Working with a family is painstaking work, so it is important to take into account the modern approach to it. Both the educator and the parent are adults who have their psychological characteristics, age, individual traits, life experience, and vision of problems. That is why authors provide guidelines for educators to help them understand and maintain proper boundaries in the communication with parents. Educators should establish partnerships but not friendships with the families and join efforts for the development and education of children. They should understand their professional role and its limits and plan how to set boundaries and communicate them to families(Feeney et al., 2020).
It is also important to know the difference between friendliness and friendship and draw the line between personal and professional relationships. Educators also should not show favoritism to any child or any family. Any teacher, especially the one who works in an early childhood setting, must remember that the establishment of a personal relationship is possible only when the professional relationship ends.
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The profession of an early childhood educator is one of the most significant in the life of modern society. The task of a modern teacher is to educate a creative personality, develop independence, and initiative, and create conditions for the realization of the individual abilities of each child. The necessary qualities of educators are patience and goodwill since they work not only with children but also with their parents. When dealing with parents, they should not cross the line between professional communication and friendship. The teachers should be attentive to the questions and wishes of all parents, and be polite and patient with them.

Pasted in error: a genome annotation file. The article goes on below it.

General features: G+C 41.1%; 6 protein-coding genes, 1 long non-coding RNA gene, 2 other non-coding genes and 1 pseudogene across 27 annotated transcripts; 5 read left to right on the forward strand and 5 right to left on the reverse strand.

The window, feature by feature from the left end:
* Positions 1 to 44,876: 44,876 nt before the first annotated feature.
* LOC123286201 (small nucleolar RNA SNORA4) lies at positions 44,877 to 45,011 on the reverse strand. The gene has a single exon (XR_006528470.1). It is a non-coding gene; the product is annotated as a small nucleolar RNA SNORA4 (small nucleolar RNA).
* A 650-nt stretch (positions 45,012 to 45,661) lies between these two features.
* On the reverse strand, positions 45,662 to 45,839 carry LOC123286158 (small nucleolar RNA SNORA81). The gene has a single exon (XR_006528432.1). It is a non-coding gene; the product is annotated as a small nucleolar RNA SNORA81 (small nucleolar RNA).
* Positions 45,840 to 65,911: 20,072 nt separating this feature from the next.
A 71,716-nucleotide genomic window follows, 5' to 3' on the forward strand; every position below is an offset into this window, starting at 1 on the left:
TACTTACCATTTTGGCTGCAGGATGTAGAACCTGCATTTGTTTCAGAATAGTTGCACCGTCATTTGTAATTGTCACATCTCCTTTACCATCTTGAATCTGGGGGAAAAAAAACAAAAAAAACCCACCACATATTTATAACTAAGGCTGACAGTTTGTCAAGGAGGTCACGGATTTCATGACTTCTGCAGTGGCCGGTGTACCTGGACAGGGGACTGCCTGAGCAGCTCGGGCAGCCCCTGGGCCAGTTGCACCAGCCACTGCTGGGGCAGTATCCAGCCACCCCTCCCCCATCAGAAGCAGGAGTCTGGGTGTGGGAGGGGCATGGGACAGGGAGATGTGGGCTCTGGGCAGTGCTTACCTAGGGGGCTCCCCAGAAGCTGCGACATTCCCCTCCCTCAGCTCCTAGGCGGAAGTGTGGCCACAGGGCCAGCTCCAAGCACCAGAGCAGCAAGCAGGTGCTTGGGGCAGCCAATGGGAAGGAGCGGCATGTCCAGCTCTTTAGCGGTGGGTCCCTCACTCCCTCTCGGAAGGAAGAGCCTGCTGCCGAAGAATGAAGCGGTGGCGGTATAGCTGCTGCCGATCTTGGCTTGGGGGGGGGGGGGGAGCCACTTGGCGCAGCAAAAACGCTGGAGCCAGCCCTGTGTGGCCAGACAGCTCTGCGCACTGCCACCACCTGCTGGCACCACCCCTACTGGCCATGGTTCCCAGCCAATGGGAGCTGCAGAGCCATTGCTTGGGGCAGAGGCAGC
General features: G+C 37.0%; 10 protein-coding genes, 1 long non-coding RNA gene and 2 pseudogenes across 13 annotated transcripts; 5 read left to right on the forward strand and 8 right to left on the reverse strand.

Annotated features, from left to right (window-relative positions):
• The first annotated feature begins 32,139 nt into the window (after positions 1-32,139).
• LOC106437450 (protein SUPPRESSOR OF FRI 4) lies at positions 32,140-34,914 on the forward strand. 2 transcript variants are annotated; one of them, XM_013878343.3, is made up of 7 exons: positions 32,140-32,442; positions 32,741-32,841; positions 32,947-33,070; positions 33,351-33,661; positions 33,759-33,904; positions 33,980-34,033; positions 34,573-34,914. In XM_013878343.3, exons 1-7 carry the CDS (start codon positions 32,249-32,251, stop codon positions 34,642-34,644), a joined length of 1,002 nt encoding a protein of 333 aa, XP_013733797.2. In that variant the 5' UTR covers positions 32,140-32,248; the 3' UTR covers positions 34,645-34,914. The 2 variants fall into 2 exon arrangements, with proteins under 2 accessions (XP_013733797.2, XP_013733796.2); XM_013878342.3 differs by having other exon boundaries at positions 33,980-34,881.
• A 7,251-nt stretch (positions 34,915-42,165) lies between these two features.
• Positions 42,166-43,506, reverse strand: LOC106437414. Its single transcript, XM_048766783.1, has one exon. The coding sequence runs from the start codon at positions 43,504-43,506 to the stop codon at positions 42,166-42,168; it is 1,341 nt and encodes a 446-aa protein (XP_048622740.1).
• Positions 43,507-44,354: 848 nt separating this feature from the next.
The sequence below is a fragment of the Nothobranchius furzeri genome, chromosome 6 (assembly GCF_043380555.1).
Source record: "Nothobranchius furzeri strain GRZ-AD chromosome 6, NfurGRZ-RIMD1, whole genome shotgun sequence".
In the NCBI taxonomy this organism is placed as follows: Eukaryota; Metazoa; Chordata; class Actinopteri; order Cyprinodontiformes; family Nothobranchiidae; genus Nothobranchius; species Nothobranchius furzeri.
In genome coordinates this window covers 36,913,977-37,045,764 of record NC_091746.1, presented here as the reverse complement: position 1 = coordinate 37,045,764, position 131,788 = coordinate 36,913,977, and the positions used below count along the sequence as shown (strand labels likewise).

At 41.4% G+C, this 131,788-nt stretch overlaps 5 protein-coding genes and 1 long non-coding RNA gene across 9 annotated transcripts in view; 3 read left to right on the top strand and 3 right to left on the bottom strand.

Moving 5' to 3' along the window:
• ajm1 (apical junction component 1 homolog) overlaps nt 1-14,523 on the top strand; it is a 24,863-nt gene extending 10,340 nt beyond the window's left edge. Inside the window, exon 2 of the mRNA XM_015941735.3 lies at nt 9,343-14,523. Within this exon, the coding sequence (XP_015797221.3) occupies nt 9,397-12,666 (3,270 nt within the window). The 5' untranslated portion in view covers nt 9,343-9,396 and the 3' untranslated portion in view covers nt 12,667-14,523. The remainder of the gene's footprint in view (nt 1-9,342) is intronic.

They must assimilate the ideas and values of morality and strive to translate them into practice. Of course, early childhood educators, even the best ones, are living people who can make mistakes, but they should try to comply with the norms and standards of professional behavior.
Professional boundaries should be an important issue in the field of early childhood education. An educator, being a motivator and teacher of new generations of people, bears a great moral responsibility to society. Therefore, it is important to constantly increase the general cultural level and ethical competence, as the most significant component of success in the pedagogical activity. Professional pedagogical ethics is not an absolute truth in regulating human behavior.
Each new generation complements and improves the norms of behavior in society, but new approaches must be based on experience and the moral baggage of knowledge created by other generations and tested by time. Today, in the age of advancing technological progress, cultural development should not lag. People should understand that ethical knowledge is necessary for peaceful coexistence and harmonization of the stability of society.
Feeney, S., Freeman, N. K., & Moravcik, E. (2020). Focus on ethics. Professional boundaries in early childhood education. NAEYC, Young Children, 75(5). Web.